Chinese Yuan Emerges as Top Choice for Cross-Border Transactions
According to data from the State Administration of Foreign Exchange, Bloomberg Intelligence (BI) found that the Chinese yuan now accounts for 48% of China's cross-border payments and receipts, a significant increase from almost zero in 2010.
In comparison, the percentage of cross-border payments made with the US dollar has decreased from 83% to 47%.
Stephen Chiu, chief Asia foreign exchange and rates strategist at BI, suggested that the increase in yuan usage is likely a result of China’s opening up of its capital account and the rising inflows for China bonds and outflows for Hong Kong stocks.
However, it’s worth noting that these percentages are calculated based on the volume of all transactions, including trading of securities between Hong Kong’s and China’s financial markets.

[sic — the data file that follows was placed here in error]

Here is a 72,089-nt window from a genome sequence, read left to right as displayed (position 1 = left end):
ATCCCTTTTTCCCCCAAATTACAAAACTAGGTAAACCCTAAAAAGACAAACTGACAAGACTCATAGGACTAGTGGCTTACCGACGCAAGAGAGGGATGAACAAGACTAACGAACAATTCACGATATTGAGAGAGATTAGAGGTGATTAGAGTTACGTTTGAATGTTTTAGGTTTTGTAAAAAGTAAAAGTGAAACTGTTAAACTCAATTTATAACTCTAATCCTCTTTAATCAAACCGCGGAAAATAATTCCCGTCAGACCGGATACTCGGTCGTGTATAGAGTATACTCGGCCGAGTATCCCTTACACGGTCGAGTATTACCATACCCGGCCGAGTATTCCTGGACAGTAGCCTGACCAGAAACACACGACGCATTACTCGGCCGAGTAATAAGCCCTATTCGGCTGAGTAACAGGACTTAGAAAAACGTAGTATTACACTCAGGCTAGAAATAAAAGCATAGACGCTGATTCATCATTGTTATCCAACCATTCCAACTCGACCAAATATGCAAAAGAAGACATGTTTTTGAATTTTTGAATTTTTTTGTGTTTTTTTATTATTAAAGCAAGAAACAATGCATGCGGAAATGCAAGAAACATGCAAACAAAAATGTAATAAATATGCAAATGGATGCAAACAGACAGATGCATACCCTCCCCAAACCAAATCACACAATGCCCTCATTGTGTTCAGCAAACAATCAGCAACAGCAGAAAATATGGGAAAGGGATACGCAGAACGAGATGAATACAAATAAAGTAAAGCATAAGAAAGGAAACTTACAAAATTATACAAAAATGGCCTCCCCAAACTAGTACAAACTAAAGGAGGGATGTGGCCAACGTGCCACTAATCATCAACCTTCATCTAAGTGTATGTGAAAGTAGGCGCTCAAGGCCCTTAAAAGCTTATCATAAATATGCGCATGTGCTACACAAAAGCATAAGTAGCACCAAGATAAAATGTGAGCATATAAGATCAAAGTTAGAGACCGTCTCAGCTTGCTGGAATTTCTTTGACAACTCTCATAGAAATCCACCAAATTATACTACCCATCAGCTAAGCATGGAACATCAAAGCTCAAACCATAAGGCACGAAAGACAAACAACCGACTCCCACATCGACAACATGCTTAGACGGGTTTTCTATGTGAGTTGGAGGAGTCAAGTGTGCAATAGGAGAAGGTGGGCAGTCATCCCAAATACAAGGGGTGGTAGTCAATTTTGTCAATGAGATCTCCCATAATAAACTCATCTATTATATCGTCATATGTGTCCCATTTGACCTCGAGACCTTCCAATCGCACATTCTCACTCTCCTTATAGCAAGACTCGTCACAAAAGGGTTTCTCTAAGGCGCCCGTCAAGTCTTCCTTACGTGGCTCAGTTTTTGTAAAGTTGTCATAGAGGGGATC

Despite this development, some experts believe the Chinese yuan is still far from disrupting the dominance of the US dollar.
Economist Chris Leung notes that yuan internationalization is accelerating, but the currency’s share in global payment might remain small.
According to SWIFT, the Chinese yuan’s share of international payments was only 2.3% in March, even though the currency is weakening against the US dollar.
Former Treasury Secretary Larry Summers also dismissed the idea of the Chinese yuan posing a threat to the US dollar, citing concerns about the reliability of Chinese markets and the desire to move capital out of the country.